Grad student wins life jacket design competition

ALEXANDRIA, Va. – A graduate student in the University of Virginia’s Mechanical and Aerospace Engineering Program won the $5,000 grand prize in the first Innovations in Life Jacket Design Competition sponsored by the BoatU.S. Foundation for Boating Safety and the Personal Flotation Device Manufacturers Association, BoatU.S. said in a recent release.

Adam Malcom was announced as the winner and presented his check during ceremonies at the Miami Boat Show on Feb. 16.

“Boaters complain that life jackets are uncomfortable, restrict movement, or make you hot,” said Ruth Wood, BoatU.S. Foundation president. “So we decided to sponsor a competition to encourage innovative ideas to design a life jacket that more boaters might wear.”

Competition criteria included wearability, reliability, cost and innovation. What was notably absent from this list was the need to adhere to any of the established life jacket design regulations.

“We received 182 submissions from armchair inventors, average boaters and students from as far away places as China and Australia,” said Bernice McArdle, PFDMA executive director. “Some designs focused on improving existing life jacket models with new technology or style enhancements. Other designs were completely outside the box with little or no regard to current design guidelines, while others blended the two. Two design elements emerged as judges’ favorites: the use of high-tech fabrics that could improve upon current designs, and devices that were the least obtrusive.”

Malcom’s winning entry was essentially the latter – a slender belt worn around the waist. The unit would stay out of the way and not retain body heat. When activated either manually with a ripcord or automatically via a CO2 gas cylinder, slender, symmetrically-arranged air bladders stored inside the belt inflate rising up to surround the wearer on all sides allowing he or she to float much like in an inner tube.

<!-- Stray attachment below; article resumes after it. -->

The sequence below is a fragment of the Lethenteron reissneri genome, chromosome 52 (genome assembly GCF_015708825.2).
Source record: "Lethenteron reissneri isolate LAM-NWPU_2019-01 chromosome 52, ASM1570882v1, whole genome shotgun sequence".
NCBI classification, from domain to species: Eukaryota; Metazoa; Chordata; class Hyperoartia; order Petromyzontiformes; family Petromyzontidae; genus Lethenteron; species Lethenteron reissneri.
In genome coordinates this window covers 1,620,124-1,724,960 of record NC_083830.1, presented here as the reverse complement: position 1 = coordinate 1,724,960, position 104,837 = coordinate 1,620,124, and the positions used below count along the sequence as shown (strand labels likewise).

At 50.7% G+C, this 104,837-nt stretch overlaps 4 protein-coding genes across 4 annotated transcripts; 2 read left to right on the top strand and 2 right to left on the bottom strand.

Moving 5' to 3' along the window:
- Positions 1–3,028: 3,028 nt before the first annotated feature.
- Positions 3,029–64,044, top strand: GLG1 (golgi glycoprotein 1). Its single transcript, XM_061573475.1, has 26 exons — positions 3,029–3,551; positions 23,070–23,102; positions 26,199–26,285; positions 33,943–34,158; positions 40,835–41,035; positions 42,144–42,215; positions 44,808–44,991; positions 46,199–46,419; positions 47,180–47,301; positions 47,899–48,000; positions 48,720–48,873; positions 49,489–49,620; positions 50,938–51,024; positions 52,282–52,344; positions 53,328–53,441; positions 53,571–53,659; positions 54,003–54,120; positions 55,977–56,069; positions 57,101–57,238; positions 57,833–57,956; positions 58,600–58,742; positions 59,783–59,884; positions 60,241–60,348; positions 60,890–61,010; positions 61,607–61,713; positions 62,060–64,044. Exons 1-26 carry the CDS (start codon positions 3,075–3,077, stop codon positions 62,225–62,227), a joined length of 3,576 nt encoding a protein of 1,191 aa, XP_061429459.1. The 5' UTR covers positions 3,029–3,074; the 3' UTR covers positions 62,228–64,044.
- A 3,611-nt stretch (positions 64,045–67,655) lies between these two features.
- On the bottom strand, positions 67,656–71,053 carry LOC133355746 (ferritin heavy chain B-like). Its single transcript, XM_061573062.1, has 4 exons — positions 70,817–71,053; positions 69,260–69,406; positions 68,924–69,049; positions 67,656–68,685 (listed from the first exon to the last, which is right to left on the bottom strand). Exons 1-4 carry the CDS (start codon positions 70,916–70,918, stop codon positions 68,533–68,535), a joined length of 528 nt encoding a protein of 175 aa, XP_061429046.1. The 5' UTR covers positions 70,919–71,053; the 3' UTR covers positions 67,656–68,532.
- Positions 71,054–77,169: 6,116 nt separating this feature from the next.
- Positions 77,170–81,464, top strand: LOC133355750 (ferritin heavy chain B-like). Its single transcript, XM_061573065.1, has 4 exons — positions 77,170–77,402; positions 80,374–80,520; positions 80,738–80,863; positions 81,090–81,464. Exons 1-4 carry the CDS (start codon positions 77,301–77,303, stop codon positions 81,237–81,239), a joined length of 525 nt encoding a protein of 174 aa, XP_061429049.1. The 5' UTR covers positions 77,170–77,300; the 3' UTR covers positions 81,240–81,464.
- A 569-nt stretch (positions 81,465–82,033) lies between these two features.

Born into a boating family, Malcom owns both a fishing boat and sailboat and plans to use the $5,000 to jump-start a career as an independent inventor.

“We frequently don’t wear our life jackets aboard for the same reason as everyone else – they are uncomfortable and restrict movement,” Malcom said. “But I know how important they are so my design focused on remedying those aspects.”

Honorable Mentions

Five designers were also singled out for honorable mention, including:

  • Sean Denham, a student at Virginia Tech in Blacksburg, Va., majoring in Industrial Design, who proposed a T-shirt life jacket that blended a thin layer of kapok sandwiched between layers of neoprene built into a nylon/spandex shirt that also provided UVA sun protection.
  • Lisa Ma, Wayne Chang and Peter Tong of I3 Design in Pittsburgh, who proposed a series of stylish “shirts” made with an inflatable fabric and a transferable C02 inflation kit that kept costs down.
  • Nicholas Weigel, who attends Kendall College of Art and Design in Grand Rapids, Mich., who proposed using a two-part foam that expanded to fill clear a buoyancy tube that went around the wearer’s neck.
  • Andrew Valentine, a Virginia Tech student and classmate of Sean Denham, who designed the “High Tide PFD,” which had a sleek, stylish buoyant vest design. High-tech fabrics would keep the body cool and earth-friendly recycled styrene beads were used for flotation and body-conforming comfort.
  • Inventor Mario DiForte, Jr., of Baltimore, Md., who designed “Aqua-Aid,” a 12″ x 13″ brightly colored vinyl float that’s packed into a small, wrist-worn case and inflates with the press of a button.

    For more information or to see the winning entry as well as the Honorable
    Mentions, go to

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